The Caspian Sea Convention will determine the territorial rights of littoral states- Iran, Russia, Kazakhstan, Turkmenistan and Azerbaijan – as well as other matters related to the world’s largest landlocked body of water.

The Caspian Sea legal regime is based on two agreements signed between Iran and the former Union of Soviet Socialist Republics (USSR) in 1921 and 1940. The three new littoral states, established after the collapse of the Soviet Union, have not recognized the prior treaties, triggering a debate on the future status of the sea.

http://www.tasnimnews.com/English/Home/Single/263554

BP Starts Production at West Chirag in Caspian Sea
Wall Street Journal online
Jan. 29, 2014

CaspianOilFieldsLONDON—Oil major BP PLC said Wednesday that production has started at the West Chirag platform of the Azeri-Chirag-Gunashli field in the Azerbaijan sector of the Caspian Sea, completing the Chirag oil project which was sanctioned in 2010.

West Chirag production began from a pre-drilled well called J05 on Jan. 28 and will increase throughout this year as other pre-drilled wells are brought on line, BP said without indicating volumes. However, BP said the new platform has a capacity for 183,000 barrels a day with a gas export capacity of 285 million standard cubic feet a day.

“The startup of Chirag oil project marks a major milestone in the development of the super-giant ACG [Azeri-Chirag-Gunashli field],” Gordon Birrell, BP’s Regional President for Azerbaijan, Georgia and Turkey said.

“To date the ACG field has produced over 2.3 billion barrels of oil and with future continual major investments in new technologies and facilities, like the one we have today started up, it will continue to produce as a world-class reservoir for many decades,”, Mr. Birrell added.

BP is operator of the field with a 35.8% interest. Partners in the field include SOCAR with 11.6%, Chevron CVX -4.14% Corp with 11.3%, Inpex Corp with 11%, Statoil AS STL.OS -1.46% A with 8.6%, Exxon Mobil Corp with 8%, TPAO with 6.8%, Itochu 8001.TO +0.56% Corp with 4.3% and ONGC Videsh Ltd. with 2.7%.

http://online.wsj.com/news/articles/SB10001424052702304428004579350491065104568

BP Seeks ACG Extension to Maintain Output at Largest Azeri Field
Bloomberg News
Jan 29, 2014

BP Plc (BP/) is seeking to extend its oil contract on the Azeri-Chirag-Guneshli field beyond 2024 to allow more investment and sustain output at the largest Azeri deposit after its local partner last year said there weren’t such plans.

The Caspian Sea field produced 32.5 million tons of oil in 2013, down from 32.9 million tons. While the new $6 billion West Chirag platform that started output yesterday will help offset natural decline, BP said at least one more is needed by 2021.

“We are talking to State Oil Co. of Azerbaijan about the next phase,” Gordon Birrel, Azerbaijan, Georgia and Turkey manager, said in Baku, the Azeri capital. “But we have no fixed and agreed plans at this point. This field needs investment and at least one more platform to maintain production.”

West Chirag is estimated to produce about 60,000 barrels a day, or 3 million tons, this year, he said. The platform will have at least 14 wells, with six running this year, Birrel said. It’s the largest and most technologically advanced of the eight current platforms in Azerbaijan’s section of the Caspian Sea, he said. The site has a capacity of 183,000 barrels of oil a day.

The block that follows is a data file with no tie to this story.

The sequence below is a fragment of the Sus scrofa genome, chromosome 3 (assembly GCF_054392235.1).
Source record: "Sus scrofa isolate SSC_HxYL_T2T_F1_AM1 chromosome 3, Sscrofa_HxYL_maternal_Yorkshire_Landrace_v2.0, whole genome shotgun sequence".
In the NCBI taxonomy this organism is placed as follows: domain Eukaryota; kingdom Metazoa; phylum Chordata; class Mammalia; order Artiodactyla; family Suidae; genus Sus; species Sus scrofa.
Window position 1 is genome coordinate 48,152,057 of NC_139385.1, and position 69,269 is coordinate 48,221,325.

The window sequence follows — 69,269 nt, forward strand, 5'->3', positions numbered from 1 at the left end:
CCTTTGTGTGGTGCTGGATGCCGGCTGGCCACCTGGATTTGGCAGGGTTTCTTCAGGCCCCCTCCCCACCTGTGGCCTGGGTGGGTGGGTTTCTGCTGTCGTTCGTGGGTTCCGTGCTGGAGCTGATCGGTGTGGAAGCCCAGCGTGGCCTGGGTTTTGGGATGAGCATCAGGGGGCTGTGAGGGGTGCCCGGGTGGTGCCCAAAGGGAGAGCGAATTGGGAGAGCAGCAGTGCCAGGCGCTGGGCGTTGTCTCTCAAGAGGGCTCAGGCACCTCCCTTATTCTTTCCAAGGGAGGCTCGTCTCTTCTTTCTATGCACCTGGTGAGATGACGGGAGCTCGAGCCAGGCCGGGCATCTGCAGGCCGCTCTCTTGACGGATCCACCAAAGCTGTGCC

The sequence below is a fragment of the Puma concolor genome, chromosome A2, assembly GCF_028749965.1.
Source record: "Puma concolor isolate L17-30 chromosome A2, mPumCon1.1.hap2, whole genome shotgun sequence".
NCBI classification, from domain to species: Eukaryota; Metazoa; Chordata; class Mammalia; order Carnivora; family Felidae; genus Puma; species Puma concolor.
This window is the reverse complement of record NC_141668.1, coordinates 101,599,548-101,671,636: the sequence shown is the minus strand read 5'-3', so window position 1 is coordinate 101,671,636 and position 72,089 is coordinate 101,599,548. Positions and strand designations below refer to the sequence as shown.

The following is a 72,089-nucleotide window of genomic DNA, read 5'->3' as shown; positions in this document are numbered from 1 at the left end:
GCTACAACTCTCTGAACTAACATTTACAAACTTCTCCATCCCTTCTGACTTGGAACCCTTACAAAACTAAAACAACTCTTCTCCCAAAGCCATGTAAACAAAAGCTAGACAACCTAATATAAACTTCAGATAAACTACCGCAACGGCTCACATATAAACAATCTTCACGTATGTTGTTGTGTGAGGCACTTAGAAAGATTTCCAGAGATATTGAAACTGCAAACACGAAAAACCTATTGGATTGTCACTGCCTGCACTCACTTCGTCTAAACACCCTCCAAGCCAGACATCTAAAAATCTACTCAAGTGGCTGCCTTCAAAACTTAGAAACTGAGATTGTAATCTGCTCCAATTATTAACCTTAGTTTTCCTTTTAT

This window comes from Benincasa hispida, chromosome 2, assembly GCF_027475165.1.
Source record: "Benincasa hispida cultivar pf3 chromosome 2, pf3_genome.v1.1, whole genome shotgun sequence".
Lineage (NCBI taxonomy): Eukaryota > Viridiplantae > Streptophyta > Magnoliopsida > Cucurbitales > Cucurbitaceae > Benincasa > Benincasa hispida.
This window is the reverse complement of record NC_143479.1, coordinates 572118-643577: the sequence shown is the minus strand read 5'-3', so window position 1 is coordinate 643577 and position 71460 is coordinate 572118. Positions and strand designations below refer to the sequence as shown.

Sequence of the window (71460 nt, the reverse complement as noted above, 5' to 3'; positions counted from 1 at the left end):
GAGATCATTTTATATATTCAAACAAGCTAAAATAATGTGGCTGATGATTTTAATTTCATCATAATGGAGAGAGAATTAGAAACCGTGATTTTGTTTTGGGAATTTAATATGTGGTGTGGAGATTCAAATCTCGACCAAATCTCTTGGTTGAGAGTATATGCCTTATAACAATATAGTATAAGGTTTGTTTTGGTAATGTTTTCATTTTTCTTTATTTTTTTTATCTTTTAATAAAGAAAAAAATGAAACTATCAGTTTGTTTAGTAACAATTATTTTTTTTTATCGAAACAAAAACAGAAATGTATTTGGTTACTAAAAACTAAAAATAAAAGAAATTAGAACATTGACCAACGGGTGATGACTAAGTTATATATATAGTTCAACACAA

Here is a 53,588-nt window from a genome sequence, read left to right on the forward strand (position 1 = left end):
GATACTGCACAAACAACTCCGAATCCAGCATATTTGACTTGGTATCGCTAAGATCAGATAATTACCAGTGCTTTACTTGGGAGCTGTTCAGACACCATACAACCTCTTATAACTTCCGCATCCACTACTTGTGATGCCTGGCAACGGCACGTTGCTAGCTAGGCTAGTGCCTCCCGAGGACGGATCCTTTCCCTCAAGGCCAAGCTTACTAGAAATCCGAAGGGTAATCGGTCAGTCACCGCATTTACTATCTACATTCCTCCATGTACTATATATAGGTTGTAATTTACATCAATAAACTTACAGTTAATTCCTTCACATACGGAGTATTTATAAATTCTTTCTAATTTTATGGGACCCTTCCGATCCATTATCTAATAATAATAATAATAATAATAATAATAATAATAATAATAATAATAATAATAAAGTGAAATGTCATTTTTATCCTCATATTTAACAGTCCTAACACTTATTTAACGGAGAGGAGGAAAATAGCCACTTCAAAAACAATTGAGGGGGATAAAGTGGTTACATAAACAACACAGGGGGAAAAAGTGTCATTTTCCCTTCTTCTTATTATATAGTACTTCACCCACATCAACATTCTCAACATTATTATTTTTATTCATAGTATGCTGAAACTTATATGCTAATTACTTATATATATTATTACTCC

http://www.bloomberg.com/news/2014-01-29/bp-seeks-acg-extension-to-maintain-output-at-largest-azeri-field.html

From Time U.S.
12 October 2012

Defense Secretary Leon Panetta issued what he said is a “clarion call” Thursday for Americans to wake up to the growing threat posed by cyber war.

“The whole point of this is that we simply don’t just sit back and wait for a goddamn crisis to happen,” Panetta told Time. “In this country we tend to do that, and that’s a concern.”

Panetta came to the nation’s financial hub – New York City – to issue his battle cry. The city is the brightest bulls-eye on the American target for foes wishing to cripple the U.S. economy with computerized “worms” and “malware” that can infect computer networks via the Internet or insider sabotage.

“It is the kind of capability that can basically take down a power grid, take down a water system, take down a transportation system, take down a financial system,” he told Time editors. “We are now in a world in which countries are developing the capability to engage in the kind of attacks that can virtually paralyze a country.”

Aware his alarm might be drowned out by Thursday night’s vice presidential debate, Panetta stopped by the magazine’s midtown offices Thursday afternoon to detail his concerns to a Time editorial board gathering.

“Everybody knows what their iPhone can do, everybody knows what their computer can do, but I think there are too few people out there who understand the potential for the kind of attack that could cripple this country,” Panetta said. “The American people just have to be made aware of that.”

Panetta cited a series of “disruptive” attacks against U.S. companies, and detailed the far more serious so-called “Shamoon” virus attack on the Saudi Arabian state oil company, Aramco. That August strike wiped out 30,000 of the companies computers. It created the image of a U.S. flag in flames on the infected computers and “it basically burned [the computers] up,” Panetta said. It marked, he said, a significant escalation in cyber warfare.

In the hour-long session with the magazine’s editors, he also said: